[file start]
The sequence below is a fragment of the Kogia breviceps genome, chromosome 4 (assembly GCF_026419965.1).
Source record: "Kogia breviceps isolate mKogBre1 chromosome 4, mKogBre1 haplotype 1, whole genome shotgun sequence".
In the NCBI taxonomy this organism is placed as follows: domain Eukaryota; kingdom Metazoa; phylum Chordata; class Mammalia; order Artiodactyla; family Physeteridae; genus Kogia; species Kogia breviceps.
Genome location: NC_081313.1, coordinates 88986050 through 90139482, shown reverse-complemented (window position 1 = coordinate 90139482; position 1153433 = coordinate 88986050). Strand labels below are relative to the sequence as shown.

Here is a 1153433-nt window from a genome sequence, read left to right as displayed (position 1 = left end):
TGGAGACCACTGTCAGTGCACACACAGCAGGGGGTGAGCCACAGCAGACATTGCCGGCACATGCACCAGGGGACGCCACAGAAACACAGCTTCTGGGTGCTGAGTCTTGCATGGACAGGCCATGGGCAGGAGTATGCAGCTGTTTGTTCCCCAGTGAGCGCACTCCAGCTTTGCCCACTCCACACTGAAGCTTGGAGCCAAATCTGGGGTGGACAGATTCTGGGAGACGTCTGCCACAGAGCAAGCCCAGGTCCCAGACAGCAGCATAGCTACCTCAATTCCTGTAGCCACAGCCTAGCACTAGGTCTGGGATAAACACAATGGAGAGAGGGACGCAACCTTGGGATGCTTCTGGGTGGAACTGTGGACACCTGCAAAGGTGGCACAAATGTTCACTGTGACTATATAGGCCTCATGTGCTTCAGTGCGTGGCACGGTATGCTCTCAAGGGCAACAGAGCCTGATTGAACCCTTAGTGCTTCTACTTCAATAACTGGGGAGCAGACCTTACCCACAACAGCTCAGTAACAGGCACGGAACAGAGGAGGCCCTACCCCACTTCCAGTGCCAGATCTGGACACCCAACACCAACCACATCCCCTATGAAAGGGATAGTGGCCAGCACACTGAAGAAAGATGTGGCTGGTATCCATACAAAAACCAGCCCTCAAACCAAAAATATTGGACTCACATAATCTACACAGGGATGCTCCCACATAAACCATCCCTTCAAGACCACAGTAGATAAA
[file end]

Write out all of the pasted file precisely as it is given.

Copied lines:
The sequence below is a fragment of the Kogia breviceps genome, chromosome 4 (assembly GCF_026419965.1).
Source record: "Kogia breviceps isolate mKogBre1 chromosome 4, mKogBre1 haplotype 1, whole genome shotgun sequence".
In the NCBI taxonomy this organism is placed as follows: domain Eukaryota; kingdom Metazoa; phylum Chordata; class Mammalia; order Artiodactyla; family Physeteridae; genus Kogia; species Kogia breviceps.
Genome location: NC_081313.1, coordinates 88986050 through 90139482, shown reverse-complemented (window position 1 = coordinate 90139482; position 1153433 = coordinate 88986050). Strand labels below are relative to the sequence as shown.

Here is a 1153433-nt window from a genome sequence, read left to right as displayed (position 1 = left end):
TGGAGACCACTGTCAGTGCACACACAGCAGGGGGTGAGCCACAGCAGACATTGCCGGCACATGCACCAGGGGACGCCACAGAAACACAGCTTCTGGGTGCTGAGTCTTGCATGGACAGGCCATGGGCAGGAGTATGCAGCTGTTTGTTCCCCAGTGAGCGCACTCCAGCTTTGCCCACTCCACACTGAAGCTTGGAGCCAAATCTGGGGTGGACAGATTCTGGGAGACGTCTGCCACAGAGCAAGCCCAGGTCCCAGACAGCAGCATAGCTACCTCAATTCCTGTAGCCACAGCCTAGCACTAGGTCTGGGATAAACACAATGGAGAGAGGGACGCAACCTTGGGATGCTTCTGGGTGGAACTGTGGACACCTGCAAAGGTGGCACAAATGTTCACTGTGACTATATAGGCCTCATGTGCTTCAGTGCGTGGCACGGTATGCTCTCAAGGGCAACAGAGCCTGATTGAACCCTTAGTGCTTCTACTTCAATAACTGGGGAGCAGACCTTACCCACAACAGCTCAGTAACAGGCACGGAACAGAGGAGGCCCTACCCCACTTCCAGTGCCAGATCTGGACACCCAACACCAACCACATCCCCTATGAAAGGGATAGTGGCCAGCACACTGAAGAAAGATGTGGCTGGTATCCATACAAAAACCAGCCCTCAAACCAAAAATATTGGACTCACATAATCTACACAGGGATGCTCCCACATAAACCATCCCTTCAAGACCACAGTAGATAAA